My whining derives from the fact that I am convinced that Protestantism really needs to develop its own self-critique if it is to avoid becoming just another idiom for secular values of whatever kind we choose. It seems to me that the clear alliance between political philosophies and the church which has existed in various forms since the time of the Reformation and, in each instance, appears to be regarded as `natural' rather than `cultural,' cries out for solid, evangelical types to reflect critically on culture in a way that goes beyond the anodyne appropriation of the latest secular trend. It's a provocatice suggestion, but I think reflection upon the differences between, say, Marx and Weber, and an understanding of where both men went wrong, is probably a good place to start. At least then we start from a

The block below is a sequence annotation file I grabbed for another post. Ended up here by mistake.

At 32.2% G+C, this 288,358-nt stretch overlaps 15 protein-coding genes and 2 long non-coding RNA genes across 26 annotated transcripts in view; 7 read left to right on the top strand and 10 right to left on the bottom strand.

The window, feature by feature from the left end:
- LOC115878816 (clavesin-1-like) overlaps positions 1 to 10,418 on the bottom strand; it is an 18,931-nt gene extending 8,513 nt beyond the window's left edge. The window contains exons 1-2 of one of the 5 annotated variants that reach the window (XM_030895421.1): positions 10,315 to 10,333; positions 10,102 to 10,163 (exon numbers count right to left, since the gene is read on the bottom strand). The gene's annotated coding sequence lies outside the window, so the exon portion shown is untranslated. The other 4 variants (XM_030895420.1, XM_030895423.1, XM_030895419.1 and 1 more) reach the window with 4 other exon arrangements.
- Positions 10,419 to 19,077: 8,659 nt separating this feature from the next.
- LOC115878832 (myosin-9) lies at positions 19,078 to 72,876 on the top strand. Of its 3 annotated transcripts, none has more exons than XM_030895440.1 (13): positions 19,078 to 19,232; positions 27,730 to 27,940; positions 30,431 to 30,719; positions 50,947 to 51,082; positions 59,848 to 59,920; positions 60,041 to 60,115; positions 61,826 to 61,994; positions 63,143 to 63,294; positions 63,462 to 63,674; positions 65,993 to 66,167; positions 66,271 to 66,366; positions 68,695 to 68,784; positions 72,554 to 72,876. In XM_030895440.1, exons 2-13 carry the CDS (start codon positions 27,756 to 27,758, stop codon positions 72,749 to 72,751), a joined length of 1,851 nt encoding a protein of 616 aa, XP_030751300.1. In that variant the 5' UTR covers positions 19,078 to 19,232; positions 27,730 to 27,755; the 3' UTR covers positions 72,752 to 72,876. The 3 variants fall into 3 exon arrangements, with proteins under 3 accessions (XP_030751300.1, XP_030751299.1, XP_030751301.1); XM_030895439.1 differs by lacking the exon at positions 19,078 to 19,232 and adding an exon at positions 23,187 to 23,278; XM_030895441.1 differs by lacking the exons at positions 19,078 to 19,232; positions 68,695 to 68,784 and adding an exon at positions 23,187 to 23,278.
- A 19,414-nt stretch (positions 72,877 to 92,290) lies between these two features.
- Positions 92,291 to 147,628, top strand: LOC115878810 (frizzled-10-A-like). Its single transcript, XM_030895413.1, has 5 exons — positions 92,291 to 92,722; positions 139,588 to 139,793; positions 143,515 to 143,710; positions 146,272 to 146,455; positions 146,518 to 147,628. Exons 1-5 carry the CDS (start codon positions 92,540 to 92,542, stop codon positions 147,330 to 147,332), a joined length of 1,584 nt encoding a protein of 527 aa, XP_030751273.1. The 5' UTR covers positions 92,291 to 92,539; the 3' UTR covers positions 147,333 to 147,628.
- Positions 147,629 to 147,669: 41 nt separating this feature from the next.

point which reminds us that people are more than linguistic constructs, that life is more than language, that the biggest con-trick out there is `culture' presenting itself as `nature' (read Romans 1), and that the reasons why we think the way we do are intimately connected to a whole host of factors which go beyond the mere intellectual. And that, incidentally, is one of the reasons why good church history is important; it should train its students to think cirtically and holistically about the world in a way that will allow them to engage that world in a critical and holistic way.
As I led a discussion on the Crusades today and the problem of Christians promoting violence (whether in the twelfth and thirteen centuries or the twenty-first), my goal was summed up in that last sentence. If I can simply help my students think critically and holistically (which means, of course, thinking historically) about contemporary claims, then I would have accomplished my main task--which is nothing less than helping students gain wisdom and insight into God's (and human beings') ways in this world.